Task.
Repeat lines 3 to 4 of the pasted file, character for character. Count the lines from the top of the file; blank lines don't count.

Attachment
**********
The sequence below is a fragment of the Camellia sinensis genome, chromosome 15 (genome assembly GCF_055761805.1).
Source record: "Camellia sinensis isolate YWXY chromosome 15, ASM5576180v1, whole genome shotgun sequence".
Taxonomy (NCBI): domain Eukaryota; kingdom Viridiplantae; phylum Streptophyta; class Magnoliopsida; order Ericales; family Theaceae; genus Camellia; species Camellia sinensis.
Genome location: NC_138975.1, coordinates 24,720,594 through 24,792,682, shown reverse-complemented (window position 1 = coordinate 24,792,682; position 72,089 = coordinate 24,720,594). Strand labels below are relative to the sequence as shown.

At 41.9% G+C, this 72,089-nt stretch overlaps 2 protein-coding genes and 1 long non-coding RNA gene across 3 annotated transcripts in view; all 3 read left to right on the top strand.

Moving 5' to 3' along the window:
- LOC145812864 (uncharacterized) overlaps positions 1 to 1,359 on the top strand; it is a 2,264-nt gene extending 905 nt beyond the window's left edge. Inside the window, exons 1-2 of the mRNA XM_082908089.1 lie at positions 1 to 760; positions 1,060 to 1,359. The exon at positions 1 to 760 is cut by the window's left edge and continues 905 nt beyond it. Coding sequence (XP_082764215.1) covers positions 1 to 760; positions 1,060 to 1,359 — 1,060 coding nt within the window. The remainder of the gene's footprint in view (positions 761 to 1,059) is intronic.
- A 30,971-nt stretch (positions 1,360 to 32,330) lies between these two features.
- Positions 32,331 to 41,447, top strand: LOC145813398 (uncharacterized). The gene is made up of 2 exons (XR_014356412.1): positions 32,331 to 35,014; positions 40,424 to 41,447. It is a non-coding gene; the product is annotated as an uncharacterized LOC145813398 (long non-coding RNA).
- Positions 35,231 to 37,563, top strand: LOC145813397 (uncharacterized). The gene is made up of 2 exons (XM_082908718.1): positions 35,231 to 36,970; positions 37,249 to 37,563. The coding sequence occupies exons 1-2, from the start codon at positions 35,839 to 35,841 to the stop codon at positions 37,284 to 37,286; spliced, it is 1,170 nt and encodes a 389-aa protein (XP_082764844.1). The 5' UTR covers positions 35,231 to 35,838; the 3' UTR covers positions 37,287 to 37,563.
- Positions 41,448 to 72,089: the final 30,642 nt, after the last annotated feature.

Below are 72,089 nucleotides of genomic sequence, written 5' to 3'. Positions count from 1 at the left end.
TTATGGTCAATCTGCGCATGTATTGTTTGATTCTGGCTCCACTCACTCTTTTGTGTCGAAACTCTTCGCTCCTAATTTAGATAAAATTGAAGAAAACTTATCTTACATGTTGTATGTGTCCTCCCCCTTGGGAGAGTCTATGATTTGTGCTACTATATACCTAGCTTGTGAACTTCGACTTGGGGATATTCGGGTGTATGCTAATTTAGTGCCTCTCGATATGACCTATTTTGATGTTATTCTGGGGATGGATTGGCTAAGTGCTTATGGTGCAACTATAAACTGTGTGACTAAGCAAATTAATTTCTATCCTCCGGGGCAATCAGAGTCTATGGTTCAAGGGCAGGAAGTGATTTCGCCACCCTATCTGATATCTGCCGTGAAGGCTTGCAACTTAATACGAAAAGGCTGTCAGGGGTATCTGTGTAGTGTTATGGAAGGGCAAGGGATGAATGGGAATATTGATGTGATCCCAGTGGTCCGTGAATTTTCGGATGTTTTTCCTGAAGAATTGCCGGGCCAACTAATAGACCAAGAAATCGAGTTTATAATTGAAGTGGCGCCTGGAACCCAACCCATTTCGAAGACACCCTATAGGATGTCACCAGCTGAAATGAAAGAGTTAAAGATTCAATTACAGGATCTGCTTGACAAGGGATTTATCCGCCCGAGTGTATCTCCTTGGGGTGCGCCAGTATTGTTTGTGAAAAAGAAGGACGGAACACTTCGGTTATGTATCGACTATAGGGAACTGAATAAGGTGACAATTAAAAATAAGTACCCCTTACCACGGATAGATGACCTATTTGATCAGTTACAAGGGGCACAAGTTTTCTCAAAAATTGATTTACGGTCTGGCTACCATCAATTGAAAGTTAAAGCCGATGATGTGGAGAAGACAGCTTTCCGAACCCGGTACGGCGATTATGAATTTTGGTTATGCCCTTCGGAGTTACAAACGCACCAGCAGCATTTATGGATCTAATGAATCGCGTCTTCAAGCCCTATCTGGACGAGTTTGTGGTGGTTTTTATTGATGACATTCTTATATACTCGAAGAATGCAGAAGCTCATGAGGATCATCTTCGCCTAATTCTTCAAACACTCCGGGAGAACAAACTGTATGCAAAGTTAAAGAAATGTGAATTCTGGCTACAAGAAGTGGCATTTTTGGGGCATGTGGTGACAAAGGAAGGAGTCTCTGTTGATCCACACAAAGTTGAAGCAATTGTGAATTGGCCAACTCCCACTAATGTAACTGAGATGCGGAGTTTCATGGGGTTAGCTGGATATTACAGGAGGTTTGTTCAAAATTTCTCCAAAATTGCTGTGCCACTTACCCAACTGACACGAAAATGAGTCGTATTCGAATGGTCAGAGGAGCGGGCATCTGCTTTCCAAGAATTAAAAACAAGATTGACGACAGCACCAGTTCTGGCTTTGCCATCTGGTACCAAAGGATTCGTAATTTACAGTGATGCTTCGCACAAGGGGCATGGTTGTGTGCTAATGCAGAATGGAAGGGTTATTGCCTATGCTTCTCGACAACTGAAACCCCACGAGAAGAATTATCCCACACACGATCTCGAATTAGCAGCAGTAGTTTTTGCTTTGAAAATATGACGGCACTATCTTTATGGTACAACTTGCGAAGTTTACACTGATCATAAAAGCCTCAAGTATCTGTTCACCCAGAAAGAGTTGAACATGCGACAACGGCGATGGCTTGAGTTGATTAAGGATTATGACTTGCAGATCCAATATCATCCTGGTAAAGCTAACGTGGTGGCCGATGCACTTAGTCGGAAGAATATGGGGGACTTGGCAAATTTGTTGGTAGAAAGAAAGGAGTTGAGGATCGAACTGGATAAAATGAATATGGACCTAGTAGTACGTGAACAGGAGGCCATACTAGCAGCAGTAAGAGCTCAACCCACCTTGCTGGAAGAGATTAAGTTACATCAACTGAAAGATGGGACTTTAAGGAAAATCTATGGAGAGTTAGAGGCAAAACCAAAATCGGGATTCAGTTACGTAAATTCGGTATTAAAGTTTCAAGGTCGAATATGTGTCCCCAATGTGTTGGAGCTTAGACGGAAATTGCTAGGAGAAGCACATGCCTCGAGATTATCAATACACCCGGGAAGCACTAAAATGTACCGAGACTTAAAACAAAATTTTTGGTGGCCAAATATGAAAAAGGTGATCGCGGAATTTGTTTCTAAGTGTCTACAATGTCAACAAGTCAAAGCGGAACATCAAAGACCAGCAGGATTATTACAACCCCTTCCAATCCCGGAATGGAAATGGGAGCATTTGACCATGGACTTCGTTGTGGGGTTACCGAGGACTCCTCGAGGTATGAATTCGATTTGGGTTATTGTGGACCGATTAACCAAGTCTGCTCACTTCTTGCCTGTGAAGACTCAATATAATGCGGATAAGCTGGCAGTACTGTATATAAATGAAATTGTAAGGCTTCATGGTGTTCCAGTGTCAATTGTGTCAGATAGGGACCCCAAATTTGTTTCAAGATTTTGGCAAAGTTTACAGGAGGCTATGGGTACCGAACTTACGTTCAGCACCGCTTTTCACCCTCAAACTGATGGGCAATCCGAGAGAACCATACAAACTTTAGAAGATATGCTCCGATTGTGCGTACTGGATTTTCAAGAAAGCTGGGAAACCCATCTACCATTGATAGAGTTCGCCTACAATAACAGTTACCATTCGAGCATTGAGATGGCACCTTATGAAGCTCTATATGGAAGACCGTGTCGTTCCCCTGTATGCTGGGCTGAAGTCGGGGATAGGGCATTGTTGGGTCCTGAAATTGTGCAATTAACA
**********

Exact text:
Taxonomy (NCBI): domain Eukaryota; kingdom Viridiplantae; phylum Streptophyta; class Magnoliopsida; order Ericales; family Theaceae; genus Camellia; species Camellia sinensis.
Genome location: NC_138975.1, coordinates 24,720,594 through 24,792,682, shown reverse-complemented (window position 1 = coordinate 24,792,682; position 72,089 = coordinate 24,720,594). Strand labels below are relative to the sequence as shown.